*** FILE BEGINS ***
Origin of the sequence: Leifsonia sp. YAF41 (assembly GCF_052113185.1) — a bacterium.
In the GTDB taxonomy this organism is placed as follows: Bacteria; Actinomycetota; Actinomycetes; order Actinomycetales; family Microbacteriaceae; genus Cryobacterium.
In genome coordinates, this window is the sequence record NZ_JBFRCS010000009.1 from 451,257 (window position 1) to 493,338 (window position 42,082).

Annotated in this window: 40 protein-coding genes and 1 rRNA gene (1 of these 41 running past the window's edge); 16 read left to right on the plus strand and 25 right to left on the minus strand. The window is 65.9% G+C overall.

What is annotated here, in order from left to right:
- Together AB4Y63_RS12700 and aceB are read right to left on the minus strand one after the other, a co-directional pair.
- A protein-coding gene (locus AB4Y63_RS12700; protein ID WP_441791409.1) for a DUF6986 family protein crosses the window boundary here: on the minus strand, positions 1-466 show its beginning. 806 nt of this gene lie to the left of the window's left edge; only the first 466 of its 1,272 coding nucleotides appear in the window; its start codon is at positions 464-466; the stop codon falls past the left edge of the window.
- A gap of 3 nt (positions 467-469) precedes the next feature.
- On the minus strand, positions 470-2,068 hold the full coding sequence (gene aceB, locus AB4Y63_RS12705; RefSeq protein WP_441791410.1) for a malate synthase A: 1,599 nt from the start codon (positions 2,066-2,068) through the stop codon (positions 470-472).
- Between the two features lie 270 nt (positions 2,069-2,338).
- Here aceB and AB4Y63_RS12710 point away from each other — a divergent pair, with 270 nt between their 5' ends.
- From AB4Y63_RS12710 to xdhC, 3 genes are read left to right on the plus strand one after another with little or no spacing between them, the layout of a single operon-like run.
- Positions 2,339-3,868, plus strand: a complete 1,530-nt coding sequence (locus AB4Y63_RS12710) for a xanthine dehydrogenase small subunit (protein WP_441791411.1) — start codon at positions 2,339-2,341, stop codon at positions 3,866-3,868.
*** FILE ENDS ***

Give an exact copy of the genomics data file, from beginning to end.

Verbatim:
Origin of the sequence: Leifsonia sp. YAF41 (assembly GCF_052113185.1) — a bacterium.
In the GTDB taxonomy this organism is placed as follows: Bacteria; Actinomycetota; Actinomycetes; order Actinomycetales; family Microbacteriaceae; genus Cryobacterium.
In genome coordinates, this window is the sequence record NZ_JBFRCS010000009.1 from 451,257 (window position 1) to 493,338 (window position 42,082).

Annotated in this window: 40 protein-coding genes and 1 rRNA gene (1 of these 41 running past the window's edge); 16 read left to right on the plus strand and 25 right to left on the minus strand. The window is 65.9% G+C overall.

What is annotated here, in order from left to right:
- Together AB4Y63_RS12700 and aceB are read right to left on the minus strand one after the other, a co-directional pair.
- A protein-coding gene (locus AB4Y63_RS12700; protein ID WP_441791409.1) for a DUF6986 family protein crosses the window boundary here: on the minus strand, positions 1-466 show its beginning. 806 nt of this gene lie to the left of the window's left edge; only the first 466 of its 1,272 coding nucleotides appear in the window; its start codon is at positions 464-466; the stop codon falls past the left edge of the window.
- A gap of 3 nt (positions 467-469) precedes the next feature.
- On the minus strand, positions 470-2,068 hold the full coding sequence (gene aceB, locus AB4Y63_RS12705; RefSeq protein WP_441791410.1) for a malate synthase A: 1,599 nt from the start codon (positions 2,066-2,068) through the stop codon (positions 470-472).
- Between the two features lie 270 nt (positions 2,069-2,338).
- Here aceB and AB4Y63_RS12710 point away from each other — a divergent pair, with 270 nt between their 5' ends.
- From AB4Y63_RS12710 to xdhC, 3 genes are read left to right on the plus strand one after another with little or no spacing between them, the layout of a single operon-like run.
- Positions 2,339-3,868, plus strand: a complete 1,530-nt coding sequence (locus AB4Y63_RS12710) for a xanthine dehydrogenase small subunit (protein WP_441791411.1) — start codon at positions 2,339-2,341, stop codon at positions 3,866-3,868.